• Toxins: The most common toxins that cause tongue paresthesias such as tingling sensations or numbness come from seafood. A variety of fishes harbor toxins which affect the sensory nerves in the tongue. For example, barracudas, eels and sea bass contain ciguatera toxins that can lead to poisoning and tongue paresthesia. Eating spoilt fish that has not been stored properly can lead to tongue paresthesia and scromboid food poisoning.

    Some of these fish toxins can even be lethal. For example, the lethal puffer fish toxins cause numbness and tingling sensations in the tongue and the lips when the fish is cooked by licensed and experienced chefs. However, in inexperienced hands, even a small dose of puffer fish toxin (called tetrodotoxin) can be lethal. Heavy metal poisoning can also be characterized by tingling sensations and numbness in the tongue and other parts of the body.

  • Dental procedures: Anyone who has undergone a dental procedure that required the use of a local anesthetic would have experienced temporary sensations of numbness and tingling in the tongue, cheeks and the gums. These sensations usually wear off in a few hours. However, some dental procedures like root canal, tooth extraction and dental implants can accidently result in injury to the lingual nerve in the tongue and subsequently cause permanent tongue paresthesia or numbness.
  • Trauma: As mentioned above, the main cause of tongue paresthesias is injury to the nerves and tissues of the tongue. Trauma due to a variety of causes can injure the nerves of the tongue and cause pain, numbness and tingling sensations. Examples range from factors causing mild and temporary cases of paresthesia (e.g., ingestion of very hot and very cold substances, acids and alkalies, aerated drinks) to factors that cause long term paresthesia sensations (e.g., radiation treatment in oral cancers, tongue piercings).
  • Infections: Infections that can result in tongue paresthesias like tingling sensations include oral herpes (caused by Herpes simplex virus), shingles (caused by reactivation of the chickenpox virus), and oral thrush (caused by the fungi Candida).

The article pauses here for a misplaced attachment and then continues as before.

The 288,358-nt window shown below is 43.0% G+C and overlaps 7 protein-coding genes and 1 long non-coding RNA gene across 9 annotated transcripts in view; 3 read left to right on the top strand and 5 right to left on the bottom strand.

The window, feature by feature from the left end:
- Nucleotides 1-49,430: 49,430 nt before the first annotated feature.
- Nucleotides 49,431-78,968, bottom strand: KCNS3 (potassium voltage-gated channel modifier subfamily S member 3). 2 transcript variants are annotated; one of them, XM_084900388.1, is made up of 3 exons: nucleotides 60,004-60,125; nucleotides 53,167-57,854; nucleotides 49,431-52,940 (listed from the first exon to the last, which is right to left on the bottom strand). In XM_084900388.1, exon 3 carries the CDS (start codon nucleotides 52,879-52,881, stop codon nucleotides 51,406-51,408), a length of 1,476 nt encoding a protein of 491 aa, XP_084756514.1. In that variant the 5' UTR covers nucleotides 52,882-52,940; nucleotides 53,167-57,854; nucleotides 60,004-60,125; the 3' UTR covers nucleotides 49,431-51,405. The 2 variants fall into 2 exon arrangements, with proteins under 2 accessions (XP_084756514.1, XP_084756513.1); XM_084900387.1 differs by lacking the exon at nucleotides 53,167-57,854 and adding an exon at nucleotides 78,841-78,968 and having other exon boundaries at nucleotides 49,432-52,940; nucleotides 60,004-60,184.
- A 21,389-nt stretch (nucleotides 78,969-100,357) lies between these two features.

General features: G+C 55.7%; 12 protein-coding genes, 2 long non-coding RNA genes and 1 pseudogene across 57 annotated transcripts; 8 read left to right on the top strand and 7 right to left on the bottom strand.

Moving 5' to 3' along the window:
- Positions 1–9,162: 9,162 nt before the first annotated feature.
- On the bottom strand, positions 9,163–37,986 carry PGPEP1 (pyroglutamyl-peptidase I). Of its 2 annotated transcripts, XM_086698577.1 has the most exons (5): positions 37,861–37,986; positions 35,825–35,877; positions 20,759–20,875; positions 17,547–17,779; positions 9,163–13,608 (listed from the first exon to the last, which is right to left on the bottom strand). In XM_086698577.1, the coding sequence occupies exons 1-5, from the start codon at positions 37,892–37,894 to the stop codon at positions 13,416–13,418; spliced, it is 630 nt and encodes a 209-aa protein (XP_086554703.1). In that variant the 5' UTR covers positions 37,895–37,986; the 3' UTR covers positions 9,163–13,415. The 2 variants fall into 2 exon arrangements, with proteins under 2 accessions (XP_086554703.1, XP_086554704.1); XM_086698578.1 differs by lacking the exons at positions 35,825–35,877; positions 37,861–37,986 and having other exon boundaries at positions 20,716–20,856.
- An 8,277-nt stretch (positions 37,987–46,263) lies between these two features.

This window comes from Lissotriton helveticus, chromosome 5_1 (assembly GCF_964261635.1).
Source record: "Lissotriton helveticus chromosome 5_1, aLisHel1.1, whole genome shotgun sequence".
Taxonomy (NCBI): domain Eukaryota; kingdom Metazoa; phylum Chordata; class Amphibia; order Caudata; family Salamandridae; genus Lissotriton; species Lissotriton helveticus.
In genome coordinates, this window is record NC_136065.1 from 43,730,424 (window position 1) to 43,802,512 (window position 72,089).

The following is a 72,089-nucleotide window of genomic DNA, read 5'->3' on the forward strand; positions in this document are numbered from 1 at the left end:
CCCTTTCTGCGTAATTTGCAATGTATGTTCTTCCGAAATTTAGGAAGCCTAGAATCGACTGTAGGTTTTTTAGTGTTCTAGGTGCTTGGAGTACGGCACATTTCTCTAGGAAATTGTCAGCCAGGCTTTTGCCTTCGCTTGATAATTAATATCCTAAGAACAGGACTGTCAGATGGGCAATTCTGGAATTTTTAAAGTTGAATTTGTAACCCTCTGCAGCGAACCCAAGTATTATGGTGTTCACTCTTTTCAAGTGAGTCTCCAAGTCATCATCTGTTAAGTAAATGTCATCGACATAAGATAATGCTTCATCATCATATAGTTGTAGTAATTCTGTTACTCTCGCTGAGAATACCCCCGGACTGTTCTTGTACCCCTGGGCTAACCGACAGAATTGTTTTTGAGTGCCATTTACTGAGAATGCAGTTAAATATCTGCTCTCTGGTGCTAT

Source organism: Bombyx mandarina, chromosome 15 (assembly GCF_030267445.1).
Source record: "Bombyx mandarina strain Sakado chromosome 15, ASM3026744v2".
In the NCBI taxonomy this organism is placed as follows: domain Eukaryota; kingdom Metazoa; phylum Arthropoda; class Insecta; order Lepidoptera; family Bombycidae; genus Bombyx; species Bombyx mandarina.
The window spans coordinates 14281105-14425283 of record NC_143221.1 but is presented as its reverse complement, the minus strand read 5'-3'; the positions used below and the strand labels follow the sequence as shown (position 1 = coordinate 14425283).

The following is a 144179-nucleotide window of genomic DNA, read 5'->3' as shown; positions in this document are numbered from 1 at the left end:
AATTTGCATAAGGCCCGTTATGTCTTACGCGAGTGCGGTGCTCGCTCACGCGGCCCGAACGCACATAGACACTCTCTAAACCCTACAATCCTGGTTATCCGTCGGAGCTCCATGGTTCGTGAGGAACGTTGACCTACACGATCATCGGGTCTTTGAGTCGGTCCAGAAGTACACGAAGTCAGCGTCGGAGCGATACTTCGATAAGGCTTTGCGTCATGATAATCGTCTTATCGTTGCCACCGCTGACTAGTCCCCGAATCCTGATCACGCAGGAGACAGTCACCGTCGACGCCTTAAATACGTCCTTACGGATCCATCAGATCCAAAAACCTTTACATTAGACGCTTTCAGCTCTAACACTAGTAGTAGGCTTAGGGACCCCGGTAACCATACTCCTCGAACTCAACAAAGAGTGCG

• Nutritional abnormalities: Excessive intake or deficiency of certain micronutrients essential for the proper functioning of the nervous system can also lead to paresthesia in the tongue. An excess or deficiency of minerals such as calcium, potassium, and sodium leads to tingling sensations in the tongue. Deficiency of vitamin B12 also leads to tongue paresthesia with feelings of numbness and tingling.

Many other causes that affect the proper functioning of the nervous system also result in paresthesia in the tongue and other parts of the body. Examples include diseases such as multiple sclerosis, tumors in the brain or in other parts of the body, facial palsy, migraines, and hypothyroidism. Strokes can also lead to paresthesia in multiple parts of the body, including the tongue.

Treatment of Tongue Numbness and Tingling

Since tongue paresthesia can be caused by a multitude of different factors, the appropriate line of treatment can only be ascertained after identifying the cause of the abnormal sensations. In case of temporary paresthesia, there is little cause for concern since the symptoms go away on their own. However, other cases of tongue paresthesia could be due to serious underlying issues that warrant medical investigations by a doctor.